Man as a social animal

There is a popular misunderstanding that research is confined to science and technology. Even students who pursue studies in humanities are often not aware of the rich facilities for research in their chosen discipline. We have several institutions that offer opportunities for research in social sciences.

Aristotle the legendary Greek philosopher said, “Man is by nature a social animal; an individual who is unsocial naturally and not accidentally is either beneath our notice or more than human. Society is something that precedes the individual.”

Man cannot live alone. He must satisfy certain natural basic needs in order to survive. He has to enter into relationships with his fellowmen for living a life. No man can break the shackles of mutual dependence. This begins perhaps between the embryo and the mother and continues till his last breath. The need of the embryo may be more physical than mental, but the mother's need is the other way round.

“Society friendship and love/Divinely bestow'd upon man,” sang William Cowper, portraying the pangs of solitude of Alexander Selkirk who had been marooned on an uninhabited island for years.

What is sociology?

Sociology is the science of society. John Stuart Mill proposed the word ethology. Herbert Spencer developed his systematic study of society and adopted the word sociology. Auguste Comete (1798-1857), a French positivist thinker, considered the founding father of sociology, defines it as the science of social phenomena “subject to natural and invariable laws, the discovery of which is the object of investigation.” Sociology has been variously defined as the science of social institutions, science of social relationships, science of social phenomena, study of systems of social action and of their inter-relations, and so on.

No matter what definition we accept, sociology uses diverse tools of investigation and systematic analysis focussing on social activities at the micro and macro levels. The techniques employed may be quantitative, qualitative, or both. The ultimate objective of such studies is often the application of principles for ensuring welfare of the people. Stratification of society, race, class, caste, religion, gender, culture, language, conventions, norms, deviance (behaviour that violates social norms), crime and punishment, health, poverty, family structure, and social mobility are some of the concerns of sociology.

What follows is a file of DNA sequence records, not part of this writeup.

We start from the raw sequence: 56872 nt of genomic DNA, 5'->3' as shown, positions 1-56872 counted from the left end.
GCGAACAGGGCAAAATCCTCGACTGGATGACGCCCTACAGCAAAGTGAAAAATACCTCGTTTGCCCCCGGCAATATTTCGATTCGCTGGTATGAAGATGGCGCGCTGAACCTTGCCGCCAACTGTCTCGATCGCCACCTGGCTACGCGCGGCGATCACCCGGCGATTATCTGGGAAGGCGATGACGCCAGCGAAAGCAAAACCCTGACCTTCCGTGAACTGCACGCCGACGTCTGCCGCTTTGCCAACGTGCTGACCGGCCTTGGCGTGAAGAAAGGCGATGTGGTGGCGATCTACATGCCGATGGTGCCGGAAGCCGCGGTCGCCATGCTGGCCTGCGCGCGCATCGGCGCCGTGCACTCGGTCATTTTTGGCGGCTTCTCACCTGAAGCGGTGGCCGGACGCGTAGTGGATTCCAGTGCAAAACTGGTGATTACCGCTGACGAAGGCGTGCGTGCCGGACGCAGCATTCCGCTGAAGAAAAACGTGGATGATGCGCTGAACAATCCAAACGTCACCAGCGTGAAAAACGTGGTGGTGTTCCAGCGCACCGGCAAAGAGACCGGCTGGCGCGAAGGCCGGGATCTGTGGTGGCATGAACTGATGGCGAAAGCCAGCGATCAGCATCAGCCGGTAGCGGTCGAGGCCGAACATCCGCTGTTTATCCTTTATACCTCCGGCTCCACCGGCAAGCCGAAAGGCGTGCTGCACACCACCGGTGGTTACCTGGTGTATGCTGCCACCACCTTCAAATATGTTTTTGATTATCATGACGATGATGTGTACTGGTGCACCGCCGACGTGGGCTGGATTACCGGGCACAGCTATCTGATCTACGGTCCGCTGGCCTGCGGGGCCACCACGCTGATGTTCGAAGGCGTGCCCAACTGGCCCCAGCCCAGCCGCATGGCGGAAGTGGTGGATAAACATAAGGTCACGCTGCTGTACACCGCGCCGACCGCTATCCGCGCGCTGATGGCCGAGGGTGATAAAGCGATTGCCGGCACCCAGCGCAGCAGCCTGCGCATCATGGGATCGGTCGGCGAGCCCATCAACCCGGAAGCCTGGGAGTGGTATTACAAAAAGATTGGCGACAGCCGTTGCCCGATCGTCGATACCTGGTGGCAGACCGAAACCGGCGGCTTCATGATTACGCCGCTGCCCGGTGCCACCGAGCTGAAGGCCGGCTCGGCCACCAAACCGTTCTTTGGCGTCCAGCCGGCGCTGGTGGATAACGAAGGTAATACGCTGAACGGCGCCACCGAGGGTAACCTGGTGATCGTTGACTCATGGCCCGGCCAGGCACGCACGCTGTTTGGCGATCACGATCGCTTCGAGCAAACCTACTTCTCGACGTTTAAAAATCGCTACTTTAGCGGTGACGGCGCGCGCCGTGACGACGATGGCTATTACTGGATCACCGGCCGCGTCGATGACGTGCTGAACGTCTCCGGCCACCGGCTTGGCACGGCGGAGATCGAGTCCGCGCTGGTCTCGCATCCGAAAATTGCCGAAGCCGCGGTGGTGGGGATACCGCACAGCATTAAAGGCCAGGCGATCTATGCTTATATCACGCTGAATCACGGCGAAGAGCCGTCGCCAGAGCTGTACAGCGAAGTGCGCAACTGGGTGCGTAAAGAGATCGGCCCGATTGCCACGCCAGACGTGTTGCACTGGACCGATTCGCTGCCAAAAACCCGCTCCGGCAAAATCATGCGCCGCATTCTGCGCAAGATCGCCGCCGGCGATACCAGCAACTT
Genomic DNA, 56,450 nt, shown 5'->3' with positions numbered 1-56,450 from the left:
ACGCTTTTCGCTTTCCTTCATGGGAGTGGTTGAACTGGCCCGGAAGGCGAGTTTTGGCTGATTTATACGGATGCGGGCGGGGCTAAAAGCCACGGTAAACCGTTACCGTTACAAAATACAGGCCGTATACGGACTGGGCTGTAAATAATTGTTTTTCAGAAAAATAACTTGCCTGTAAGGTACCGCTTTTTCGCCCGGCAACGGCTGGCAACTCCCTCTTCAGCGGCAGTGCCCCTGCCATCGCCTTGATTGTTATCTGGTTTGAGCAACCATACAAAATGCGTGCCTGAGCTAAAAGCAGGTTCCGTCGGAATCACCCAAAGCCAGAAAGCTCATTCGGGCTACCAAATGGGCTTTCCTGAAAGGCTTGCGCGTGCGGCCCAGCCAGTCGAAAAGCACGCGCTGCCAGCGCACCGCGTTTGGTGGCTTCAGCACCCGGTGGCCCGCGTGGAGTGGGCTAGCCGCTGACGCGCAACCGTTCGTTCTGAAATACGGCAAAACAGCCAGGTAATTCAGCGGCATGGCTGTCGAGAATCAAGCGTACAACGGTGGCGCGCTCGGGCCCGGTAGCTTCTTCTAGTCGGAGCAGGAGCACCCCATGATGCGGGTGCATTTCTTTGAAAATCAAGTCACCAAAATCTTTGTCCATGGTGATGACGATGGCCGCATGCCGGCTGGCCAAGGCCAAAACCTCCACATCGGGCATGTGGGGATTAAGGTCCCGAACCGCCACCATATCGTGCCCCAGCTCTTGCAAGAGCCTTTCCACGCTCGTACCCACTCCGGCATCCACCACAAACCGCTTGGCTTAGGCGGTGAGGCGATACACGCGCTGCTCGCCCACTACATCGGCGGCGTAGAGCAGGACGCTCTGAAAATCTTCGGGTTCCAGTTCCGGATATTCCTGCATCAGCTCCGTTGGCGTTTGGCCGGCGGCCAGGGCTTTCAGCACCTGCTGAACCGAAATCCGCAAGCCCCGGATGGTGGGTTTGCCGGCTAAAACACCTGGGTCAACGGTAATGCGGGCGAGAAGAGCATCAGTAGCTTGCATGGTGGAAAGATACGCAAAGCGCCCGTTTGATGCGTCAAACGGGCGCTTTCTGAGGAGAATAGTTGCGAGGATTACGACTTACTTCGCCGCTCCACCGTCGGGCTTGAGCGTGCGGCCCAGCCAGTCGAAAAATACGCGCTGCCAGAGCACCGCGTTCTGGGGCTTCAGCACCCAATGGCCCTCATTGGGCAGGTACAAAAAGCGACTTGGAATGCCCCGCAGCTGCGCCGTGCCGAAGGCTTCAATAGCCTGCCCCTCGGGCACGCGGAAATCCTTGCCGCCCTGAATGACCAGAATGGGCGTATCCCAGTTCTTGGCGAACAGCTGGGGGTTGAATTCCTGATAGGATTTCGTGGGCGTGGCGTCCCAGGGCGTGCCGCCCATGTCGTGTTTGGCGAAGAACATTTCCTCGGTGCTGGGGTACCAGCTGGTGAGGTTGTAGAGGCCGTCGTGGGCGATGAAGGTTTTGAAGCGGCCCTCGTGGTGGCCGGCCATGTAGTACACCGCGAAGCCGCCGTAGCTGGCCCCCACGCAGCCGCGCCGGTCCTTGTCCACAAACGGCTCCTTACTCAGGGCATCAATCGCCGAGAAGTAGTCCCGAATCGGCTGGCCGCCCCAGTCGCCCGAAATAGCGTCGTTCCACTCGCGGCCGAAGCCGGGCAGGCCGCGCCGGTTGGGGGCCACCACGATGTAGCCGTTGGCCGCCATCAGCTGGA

There are different areas of specialisation and research in sociology such as social change, social stratification, social movements, inter-ethnic relations, sociology of education, backward classes, caste system, race relations, poverty alleviation, clinical sociology, sociology of communication, sociology of deviance, juvenile delinquency, industrial sociology, social psychology, sociology of law, sociology of health, environmental sociology, military sociology, sociology of migration, spouse abuse, child abuse, disability and society, drug addiction, alcoholism and family life, gender inequalities, law and governance, identity crises, politics and society, international social policy, and demography.


Research in this discipline is mostly based on experience or experiments rather than theories. In other words, the studies are based on empirical data. These may check and confirm the related theories. We may have an informed guess on possible relationships. There has to be extensive gathering of data, backed up by painstaking observation.

There can be elaborate surveys using written questionnaires or a series of verbal interviews. Studies of relevant records or statistics prepared by government departments or reliable private agencies can also be used in certain cases. Experiments followed by statistical analysis of data are necessary to gauge the extent of social changes and to establish correlations. Measures for social corrections can be evolved from the findings of such studies and evaluation. The validity and reliability of the findings will naturally depend on faithful gathering of data. Unlike in physical science research, there may be unethical attempts from vested interests to influence the manipulation of data and to project distorted conclusions. True researchers have to be wary of this pitfall that may discredit their dedicated efforts to arrive at the truth.

Social work

Sociology and social work are different, though there are areas of overlap. They are distinct fields in their own right. We have seen different definitions of sociology. Social work is concerned with alleviation of problems of individuals in society. A sociologist will be interested not only in the plight of a poor man but also in how poverty affects society as a whole. Social work has a focus on helping individuals, groups, or communities. It may also try to bring about a change in policies aimed at the welfare of society.

Social work will involve the applications of various disciplines such as sociology, economics, psychology, education, public health, development, criminology, and so on. A scholar once succinctly put the difference thus: “A sociologist asks, ‘Why are these people poor?,' while the social worker asks, ‘What can I do about this poverty right now?.”

There are government departments as well as philanthropic organisations carrying out social work in our society. These offer career opportunities for those with compassion and commitment. It is a matter of fine job satisfaction to find opportunities for helping the aged, sick, deprived, and helpless, as part of your work.

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Printable version | Nov 19, 2021 4:44:27 AM |

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